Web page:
They’re convenient, eco-friendly and – we’ll admit it – fun. Shared electric scooters are all the rage in major cities nationwide, including Minneapolis and Saint Paul, where they arrived over the summer. They’re the latest trend in the “micro-mobility” movement that seeks to fill the gap left by mass transit.
Yet they’re not all fun and games. The risks of using them range from accidents to assaults.
How they work
To find one of the dockless scooters, you must first download the app, verify your age and create an account. Once registered, you can easily locate the nearest available scooter. They’re cheap to use – another feature that makes them so popular. For the cost of pocket change, you can whiz to your destination far faster than you could on foot.
How they can be hazardous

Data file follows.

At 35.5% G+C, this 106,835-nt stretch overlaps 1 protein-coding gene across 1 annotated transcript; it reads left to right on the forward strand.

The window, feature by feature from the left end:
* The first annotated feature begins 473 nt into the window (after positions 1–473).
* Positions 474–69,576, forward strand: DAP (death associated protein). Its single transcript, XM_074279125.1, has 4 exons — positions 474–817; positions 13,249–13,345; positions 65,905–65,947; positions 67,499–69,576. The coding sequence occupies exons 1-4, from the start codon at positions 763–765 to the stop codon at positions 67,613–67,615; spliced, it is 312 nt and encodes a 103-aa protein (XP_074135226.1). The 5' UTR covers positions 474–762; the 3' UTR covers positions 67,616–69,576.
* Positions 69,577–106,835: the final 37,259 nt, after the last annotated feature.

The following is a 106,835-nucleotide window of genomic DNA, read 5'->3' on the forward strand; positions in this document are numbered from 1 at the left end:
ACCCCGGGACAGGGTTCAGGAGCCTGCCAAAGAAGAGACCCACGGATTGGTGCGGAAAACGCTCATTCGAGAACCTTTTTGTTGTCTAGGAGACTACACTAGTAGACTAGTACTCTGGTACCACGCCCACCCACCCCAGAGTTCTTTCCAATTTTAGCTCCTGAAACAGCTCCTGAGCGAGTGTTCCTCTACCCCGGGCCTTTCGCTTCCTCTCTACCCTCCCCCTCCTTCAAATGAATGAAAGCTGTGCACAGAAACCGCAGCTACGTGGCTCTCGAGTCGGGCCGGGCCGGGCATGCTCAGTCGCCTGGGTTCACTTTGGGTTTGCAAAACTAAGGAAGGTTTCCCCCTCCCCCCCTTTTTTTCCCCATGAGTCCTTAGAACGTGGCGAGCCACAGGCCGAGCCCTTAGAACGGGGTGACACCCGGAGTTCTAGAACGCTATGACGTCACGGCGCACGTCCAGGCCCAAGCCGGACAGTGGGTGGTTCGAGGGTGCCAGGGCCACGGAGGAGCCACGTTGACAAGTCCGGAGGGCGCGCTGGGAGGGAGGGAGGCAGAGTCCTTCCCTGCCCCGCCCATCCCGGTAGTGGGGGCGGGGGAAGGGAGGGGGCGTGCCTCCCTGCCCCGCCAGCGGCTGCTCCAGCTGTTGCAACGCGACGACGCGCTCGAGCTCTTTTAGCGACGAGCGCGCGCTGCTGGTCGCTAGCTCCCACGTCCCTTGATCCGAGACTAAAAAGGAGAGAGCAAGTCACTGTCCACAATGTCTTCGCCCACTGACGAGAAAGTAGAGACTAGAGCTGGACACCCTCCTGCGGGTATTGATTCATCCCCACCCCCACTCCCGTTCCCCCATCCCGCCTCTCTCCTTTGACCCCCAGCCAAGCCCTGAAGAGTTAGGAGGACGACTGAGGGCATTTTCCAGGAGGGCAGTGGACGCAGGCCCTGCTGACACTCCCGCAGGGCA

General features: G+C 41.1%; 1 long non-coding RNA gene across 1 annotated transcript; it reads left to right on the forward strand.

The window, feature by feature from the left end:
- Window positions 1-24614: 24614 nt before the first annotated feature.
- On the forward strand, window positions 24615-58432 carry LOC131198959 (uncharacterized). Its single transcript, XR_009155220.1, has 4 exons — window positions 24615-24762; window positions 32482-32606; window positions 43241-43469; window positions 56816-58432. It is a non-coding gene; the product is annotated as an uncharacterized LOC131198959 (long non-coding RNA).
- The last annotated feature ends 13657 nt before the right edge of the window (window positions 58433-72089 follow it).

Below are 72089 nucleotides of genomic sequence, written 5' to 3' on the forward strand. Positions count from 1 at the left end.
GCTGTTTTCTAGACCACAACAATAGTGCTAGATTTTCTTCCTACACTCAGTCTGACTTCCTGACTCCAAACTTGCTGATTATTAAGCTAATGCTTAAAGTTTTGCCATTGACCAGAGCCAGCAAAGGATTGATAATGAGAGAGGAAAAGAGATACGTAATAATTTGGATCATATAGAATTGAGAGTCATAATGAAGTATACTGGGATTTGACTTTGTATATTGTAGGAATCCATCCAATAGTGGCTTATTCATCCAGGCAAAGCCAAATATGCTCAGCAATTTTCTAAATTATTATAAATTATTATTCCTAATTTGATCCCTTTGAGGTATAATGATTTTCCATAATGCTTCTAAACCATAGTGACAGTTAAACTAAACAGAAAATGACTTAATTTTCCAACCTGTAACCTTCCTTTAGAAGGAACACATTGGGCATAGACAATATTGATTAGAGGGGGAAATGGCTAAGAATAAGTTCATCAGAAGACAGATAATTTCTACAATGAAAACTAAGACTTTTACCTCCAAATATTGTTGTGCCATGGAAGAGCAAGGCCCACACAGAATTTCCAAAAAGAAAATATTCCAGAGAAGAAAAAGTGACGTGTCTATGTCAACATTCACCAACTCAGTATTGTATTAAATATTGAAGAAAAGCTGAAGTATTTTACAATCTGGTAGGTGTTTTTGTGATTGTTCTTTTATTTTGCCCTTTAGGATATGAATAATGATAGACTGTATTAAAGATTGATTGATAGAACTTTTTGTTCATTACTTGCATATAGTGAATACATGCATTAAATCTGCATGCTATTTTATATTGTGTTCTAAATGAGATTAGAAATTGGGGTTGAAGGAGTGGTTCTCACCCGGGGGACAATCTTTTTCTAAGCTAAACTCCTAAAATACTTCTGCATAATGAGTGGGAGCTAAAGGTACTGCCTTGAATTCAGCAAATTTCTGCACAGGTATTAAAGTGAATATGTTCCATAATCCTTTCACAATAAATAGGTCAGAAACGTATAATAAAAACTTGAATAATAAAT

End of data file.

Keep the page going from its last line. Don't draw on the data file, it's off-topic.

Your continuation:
Tempted by the allure of a spontaneous joyride, far too many users are hopping onto these scooters without helmets or basic safety sensibility. Let’s face it – if you’re like most people, you probably haven’t touched a scooter since you were in middle school. And these are motorized scooters capable of going up to 15 mph.
On the West Coast, where the leading scooter-share companies originated, emergency rooms have seen steady increases in injuries among riders. Collisions are virtually inevitable given the number (and novelty) of riders in busy downtown traffic.
But that’s not the only hazard. One of the scooter companies, Bird, has given rise to an entire workforce of freelancers who vie to scoop up depleted scooters and charge them overnight. Called “bird hunters,” these contractors will often go to great lengths to collect bounties by finding hard-to-locate scooters. And that might mean getting lured into a dark alley, robbed at gunpoint or even assaulted.
Play it safe
If you decide to use these scooters, make sure you take commonsense precautions. Know the rules for riding and wear a helmet. And if you decided to take on a side gig as a charger, do so safely. Don’t go after that $20 missing scooter alone in a sketchy neighborhood at 3 a.m. It’s just not worth it.